The key point here appeared to be the language in the plea agreement. If the plea agreement regarding restitution were any more expansive or referred specifically to “relevant conduct,” then the order could have possibly been upheld.
Denial of Summary Judgment: Pay Attention to Plea Agreement Language
In another example of the importance of plea agreement language, the Tax Court recently denied the IRS’s motion for partial summary judgment that attempted to fix the amounts that husband-and-wife taxpayers understated in income based upon language in a plea agreement with the husband.
In 2006, the IRS executed search warrants at the taxpayers’ home and used car business and seized more than $2.7 million in cash. Deficiency proceedings were commenced in the Tax Court but stayed pending a criminal investigation of the husband’s business.
In 2011, the husband entered into a plea agreement that stated that the government could establish that the taxpayer understated his income by approximately $500,000 in the years 2004 and 2005, resulting in a total tax loss for sentencing purposes of $109,000.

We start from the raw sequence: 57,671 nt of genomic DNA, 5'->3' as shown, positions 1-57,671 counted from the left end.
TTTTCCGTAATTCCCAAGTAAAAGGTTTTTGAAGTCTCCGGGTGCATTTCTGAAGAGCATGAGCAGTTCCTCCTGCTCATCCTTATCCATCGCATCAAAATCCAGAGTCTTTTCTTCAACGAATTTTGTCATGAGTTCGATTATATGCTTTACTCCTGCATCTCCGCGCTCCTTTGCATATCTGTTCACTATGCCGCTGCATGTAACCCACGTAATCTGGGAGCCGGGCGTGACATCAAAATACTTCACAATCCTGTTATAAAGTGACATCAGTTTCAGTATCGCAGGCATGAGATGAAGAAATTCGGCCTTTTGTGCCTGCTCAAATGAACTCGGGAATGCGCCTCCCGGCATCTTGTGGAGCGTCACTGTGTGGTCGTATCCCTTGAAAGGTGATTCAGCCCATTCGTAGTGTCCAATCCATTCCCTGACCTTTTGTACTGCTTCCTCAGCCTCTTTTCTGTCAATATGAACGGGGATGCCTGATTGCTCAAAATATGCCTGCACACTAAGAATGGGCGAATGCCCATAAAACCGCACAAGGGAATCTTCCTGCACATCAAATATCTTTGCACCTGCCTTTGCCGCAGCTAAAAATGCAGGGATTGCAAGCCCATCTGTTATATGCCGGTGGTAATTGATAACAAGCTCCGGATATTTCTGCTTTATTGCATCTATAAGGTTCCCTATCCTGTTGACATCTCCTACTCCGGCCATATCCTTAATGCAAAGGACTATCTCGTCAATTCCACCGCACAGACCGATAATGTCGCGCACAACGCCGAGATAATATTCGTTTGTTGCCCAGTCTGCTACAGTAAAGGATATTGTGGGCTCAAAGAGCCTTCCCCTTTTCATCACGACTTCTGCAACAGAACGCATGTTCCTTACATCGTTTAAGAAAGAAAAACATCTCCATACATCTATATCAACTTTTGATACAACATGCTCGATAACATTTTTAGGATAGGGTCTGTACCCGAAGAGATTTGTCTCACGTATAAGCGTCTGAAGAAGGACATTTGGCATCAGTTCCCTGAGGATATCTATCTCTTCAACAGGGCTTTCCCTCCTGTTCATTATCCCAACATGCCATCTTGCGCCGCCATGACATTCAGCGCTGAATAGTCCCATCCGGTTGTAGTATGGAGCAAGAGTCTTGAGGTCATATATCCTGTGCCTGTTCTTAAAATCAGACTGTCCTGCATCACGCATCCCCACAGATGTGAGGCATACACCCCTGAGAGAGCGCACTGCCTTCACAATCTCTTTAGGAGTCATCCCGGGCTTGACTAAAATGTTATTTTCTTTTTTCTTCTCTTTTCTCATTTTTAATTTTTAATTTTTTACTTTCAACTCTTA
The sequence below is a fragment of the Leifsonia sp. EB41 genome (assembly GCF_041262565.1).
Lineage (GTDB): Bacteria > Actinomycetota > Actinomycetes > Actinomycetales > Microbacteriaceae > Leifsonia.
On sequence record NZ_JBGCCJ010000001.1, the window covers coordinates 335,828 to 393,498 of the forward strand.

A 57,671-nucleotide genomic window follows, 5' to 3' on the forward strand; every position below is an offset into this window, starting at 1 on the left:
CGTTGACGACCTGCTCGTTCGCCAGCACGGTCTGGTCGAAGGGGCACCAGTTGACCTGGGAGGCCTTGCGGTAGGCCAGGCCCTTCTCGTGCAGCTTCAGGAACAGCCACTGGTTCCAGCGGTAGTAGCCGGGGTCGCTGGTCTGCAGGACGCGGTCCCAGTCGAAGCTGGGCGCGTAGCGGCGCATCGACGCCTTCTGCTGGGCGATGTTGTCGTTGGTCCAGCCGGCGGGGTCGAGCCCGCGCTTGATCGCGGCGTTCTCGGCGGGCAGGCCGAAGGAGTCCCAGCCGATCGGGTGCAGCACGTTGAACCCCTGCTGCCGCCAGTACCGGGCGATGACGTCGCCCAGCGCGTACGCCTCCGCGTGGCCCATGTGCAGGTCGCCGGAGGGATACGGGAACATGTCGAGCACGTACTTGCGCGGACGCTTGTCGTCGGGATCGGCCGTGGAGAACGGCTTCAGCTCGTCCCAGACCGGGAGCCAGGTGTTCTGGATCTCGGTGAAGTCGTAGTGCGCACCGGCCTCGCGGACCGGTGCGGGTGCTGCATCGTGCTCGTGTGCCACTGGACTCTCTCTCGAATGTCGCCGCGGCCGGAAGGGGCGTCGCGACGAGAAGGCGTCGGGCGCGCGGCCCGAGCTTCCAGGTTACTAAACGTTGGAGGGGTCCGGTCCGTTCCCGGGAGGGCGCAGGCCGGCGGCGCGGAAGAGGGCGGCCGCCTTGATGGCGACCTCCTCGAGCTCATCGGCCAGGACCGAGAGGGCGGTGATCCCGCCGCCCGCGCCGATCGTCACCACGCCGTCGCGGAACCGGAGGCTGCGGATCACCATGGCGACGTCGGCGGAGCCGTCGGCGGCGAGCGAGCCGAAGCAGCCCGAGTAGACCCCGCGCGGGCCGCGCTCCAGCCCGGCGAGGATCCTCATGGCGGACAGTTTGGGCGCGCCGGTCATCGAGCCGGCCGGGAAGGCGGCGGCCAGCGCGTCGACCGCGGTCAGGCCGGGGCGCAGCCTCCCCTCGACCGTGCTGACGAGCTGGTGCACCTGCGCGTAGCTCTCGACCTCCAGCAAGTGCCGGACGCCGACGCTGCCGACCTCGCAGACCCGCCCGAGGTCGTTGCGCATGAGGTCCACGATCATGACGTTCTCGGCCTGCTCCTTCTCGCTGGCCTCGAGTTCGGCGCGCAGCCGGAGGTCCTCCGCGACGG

In the recommenced deficiency proceedings, the IRS argued that the amounts of understated income in the plea agreement were admissions. The Tax Court disagreed. While an admission in a plea agreement provides “strong evidence of the understatement amount[,…] it does not establish that there is no issue of fact as to the precise understatement amount.” The taxpayers were successful in arguing that (1) the statement in the plea agreement merely recited what the government could prove and was not an agreement about the understatement amount; and (2) the understatement amounts in the plea agreement could not be accurate, because they would not result in the tax loss also stated in the plea agreement. [Bobbie Ephrem, et ux. v. Commissioner, TC Memo 2014-12; decision found here].
That the plea agreement stated “could establish” rather than, for example, “shall prove” might have been the key language that controlled the outcome here.
Taxpayer Granted a Hearing in a Challenge to an IRS Summons